Transcriptional programs regulated by p63 in normal epithelium and tumors.

Perez CA, Pietenpol JA
Cell Cycle. 2007 6 (3): 246-54

PMID: 17297308 · DOI:10.4161/cc.6.3.3801

The transcription factor p63 belongs to a family of regulatory proteins that bind DNA in a sequence-specific manner, close to a target gene, to activate or repress its transcription. These proteins display a striking conservation of functional domains, but are differentially involved in regulating cellular processes. Nearly a decade after the discovery of p63, its critical role for proper epithelial development, maintenance and tumorigenesis is widely recognized. Several important cellular endpoints have been linked to p63 regulation in epithelium, including differentiation, cell fate specification, proliferation, survival, senescence, apoptosis, cell-cell and cell-matrix interaction programs. Although a large number of genes have been associated with p63-dependent regulation, only a few of these have been validated as direct p63 transcriptional targets. The challenge still remains to define the p63 transcriptome in epithelial cells, and to dissect the cellular mechanisms used to modulate the expression of this transcriptional profile. In this article we will review current knowledge regarding the basic mechanisms used by p63 to regulate gene expression. Also, we will discuss specific p63-regulated biological endpoints in epithelial cells and the specific genes that have been linked to p63 regulation in these particular contexts.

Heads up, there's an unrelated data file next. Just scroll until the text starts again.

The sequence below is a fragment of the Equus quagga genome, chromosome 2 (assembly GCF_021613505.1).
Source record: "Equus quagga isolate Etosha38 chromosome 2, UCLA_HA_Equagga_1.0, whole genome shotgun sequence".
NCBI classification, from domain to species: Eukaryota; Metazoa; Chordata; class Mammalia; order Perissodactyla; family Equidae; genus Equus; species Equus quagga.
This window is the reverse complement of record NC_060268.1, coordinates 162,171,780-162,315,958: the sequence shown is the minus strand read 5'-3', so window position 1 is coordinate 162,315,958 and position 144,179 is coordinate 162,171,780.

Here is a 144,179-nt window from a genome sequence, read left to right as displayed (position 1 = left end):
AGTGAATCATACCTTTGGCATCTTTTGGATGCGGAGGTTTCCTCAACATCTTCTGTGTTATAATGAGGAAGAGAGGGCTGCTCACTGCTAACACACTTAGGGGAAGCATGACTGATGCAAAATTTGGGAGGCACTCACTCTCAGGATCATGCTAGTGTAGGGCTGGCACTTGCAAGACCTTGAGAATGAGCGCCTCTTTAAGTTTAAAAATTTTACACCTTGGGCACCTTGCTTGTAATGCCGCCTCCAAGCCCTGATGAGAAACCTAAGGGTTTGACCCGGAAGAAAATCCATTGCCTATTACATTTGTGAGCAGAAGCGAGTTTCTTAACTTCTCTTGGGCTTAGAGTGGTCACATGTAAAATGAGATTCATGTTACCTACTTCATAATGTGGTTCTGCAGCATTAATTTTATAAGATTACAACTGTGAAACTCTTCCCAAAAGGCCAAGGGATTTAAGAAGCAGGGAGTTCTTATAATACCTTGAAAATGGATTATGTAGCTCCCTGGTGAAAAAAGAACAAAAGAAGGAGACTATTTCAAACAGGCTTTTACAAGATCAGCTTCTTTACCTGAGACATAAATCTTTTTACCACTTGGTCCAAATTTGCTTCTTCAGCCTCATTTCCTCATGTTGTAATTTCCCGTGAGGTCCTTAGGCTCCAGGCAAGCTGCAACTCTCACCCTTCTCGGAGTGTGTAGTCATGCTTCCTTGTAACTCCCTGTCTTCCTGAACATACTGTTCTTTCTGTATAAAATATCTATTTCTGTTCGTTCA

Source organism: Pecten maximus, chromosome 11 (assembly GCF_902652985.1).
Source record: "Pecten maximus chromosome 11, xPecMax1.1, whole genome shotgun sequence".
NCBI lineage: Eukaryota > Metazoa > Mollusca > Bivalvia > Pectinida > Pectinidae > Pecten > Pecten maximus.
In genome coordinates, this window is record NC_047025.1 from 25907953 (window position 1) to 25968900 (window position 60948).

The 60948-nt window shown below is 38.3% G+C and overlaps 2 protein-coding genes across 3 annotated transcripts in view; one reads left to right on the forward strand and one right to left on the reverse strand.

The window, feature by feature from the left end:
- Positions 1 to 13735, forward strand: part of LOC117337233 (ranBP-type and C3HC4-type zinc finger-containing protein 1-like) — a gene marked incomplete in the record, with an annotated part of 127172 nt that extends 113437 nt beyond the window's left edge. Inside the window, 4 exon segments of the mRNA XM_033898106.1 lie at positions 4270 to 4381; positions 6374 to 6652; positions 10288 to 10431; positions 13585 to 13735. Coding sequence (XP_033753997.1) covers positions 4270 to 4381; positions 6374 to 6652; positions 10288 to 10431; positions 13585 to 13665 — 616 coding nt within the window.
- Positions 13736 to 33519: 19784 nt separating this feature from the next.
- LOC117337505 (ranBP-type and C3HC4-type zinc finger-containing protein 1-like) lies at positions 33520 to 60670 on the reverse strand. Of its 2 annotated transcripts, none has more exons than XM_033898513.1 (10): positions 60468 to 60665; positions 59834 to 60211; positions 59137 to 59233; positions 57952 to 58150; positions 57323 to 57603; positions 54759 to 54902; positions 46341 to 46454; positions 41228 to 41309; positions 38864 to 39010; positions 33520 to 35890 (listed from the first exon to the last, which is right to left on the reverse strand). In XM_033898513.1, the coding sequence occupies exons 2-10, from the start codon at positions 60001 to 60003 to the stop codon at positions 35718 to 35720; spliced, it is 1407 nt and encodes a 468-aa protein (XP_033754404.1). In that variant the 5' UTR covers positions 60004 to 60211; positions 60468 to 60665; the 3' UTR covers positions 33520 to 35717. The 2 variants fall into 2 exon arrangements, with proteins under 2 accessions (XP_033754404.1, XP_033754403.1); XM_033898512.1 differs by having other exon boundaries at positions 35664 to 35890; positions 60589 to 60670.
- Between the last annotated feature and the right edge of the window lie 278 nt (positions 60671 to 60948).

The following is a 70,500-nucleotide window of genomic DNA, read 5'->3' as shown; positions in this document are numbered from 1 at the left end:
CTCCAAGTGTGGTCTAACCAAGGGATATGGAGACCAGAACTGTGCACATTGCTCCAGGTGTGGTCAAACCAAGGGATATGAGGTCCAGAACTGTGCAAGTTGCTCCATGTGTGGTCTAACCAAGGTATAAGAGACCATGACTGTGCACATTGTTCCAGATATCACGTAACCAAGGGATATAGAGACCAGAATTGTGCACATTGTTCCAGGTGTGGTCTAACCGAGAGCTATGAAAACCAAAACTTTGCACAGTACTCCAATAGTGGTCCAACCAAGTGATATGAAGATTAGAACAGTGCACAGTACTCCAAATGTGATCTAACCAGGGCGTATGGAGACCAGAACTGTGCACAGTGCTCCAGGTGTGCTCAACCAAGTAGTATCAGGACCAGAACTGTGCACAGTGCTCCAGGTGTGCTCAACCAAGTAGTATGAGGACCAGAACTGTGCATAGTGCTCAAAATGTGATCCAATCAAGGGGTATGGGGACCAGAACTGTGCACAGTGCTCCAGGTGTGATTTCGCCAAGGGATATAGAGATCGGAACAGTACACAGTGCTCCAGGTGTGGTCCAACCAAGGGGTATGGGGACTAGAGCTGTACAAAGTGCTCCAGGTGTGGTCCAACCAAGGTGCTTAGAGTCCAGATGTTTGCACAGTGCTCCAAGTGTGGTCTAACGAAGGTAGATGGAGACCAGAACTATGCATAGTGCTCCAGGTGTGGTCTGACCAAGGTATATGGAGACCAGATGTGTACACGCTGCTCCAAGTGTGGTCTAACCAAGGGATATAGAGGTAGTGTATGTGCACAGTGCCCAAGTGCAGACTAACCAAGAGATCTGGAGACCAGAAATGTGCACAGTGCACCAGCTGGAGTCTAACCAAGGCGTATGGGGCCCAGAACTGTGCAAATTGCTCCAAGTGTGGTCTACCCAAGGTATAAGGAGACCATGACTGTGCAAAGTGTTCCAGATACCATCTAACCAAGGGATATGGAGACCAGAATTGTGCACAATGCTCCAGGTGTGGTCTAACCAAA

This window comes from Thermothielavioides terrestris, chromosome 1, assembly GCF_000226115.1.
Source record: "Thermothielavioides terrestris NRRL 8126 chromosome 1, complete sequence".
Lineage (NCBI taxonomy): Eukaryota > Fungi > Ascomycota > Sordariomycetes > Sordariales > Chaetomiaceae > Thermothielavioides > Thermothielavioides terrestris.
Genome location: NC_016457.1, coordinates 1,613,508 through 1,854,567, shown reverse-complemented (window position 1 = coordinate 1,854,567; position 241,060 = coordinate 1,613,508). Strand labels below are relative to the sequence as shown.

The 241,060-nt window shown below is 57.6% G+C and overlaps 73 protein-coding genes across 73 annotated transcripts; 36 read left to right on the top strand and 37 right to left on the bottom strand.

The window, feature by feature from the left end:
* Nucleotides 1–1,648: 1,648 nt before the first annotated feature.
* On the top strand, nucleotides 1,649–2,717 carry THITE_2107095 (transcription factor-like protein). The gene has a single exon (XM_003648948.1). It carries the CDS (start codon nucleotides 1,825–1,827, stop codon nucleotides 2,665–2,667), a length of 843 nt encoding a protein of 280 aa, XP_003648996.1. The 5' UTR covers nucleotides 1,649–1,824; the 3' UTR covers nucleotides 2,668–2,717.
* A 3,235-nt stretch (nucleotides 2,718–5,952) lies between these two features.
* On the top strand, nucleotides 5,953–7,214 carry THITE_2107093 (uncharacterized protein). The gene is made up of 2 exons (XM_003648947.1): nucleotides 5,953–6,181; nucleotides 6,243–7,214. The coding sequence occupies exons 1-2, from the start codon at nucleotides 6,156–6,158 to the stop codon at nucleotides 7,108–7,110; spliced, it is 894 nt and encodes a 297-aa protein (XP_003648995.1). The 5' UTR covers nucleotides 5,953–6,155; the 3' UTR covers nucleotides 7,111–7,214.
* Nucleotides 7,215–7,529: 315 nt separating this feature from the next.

MeSH Terms (11)

Animals Cell Cycle DNA-Binding Proteins Epithelium Gene Expression Profiling Humans Neoplasms Trans-Activators Transcription, Genetic Transcription Factors Tumor Suppressor Proteins

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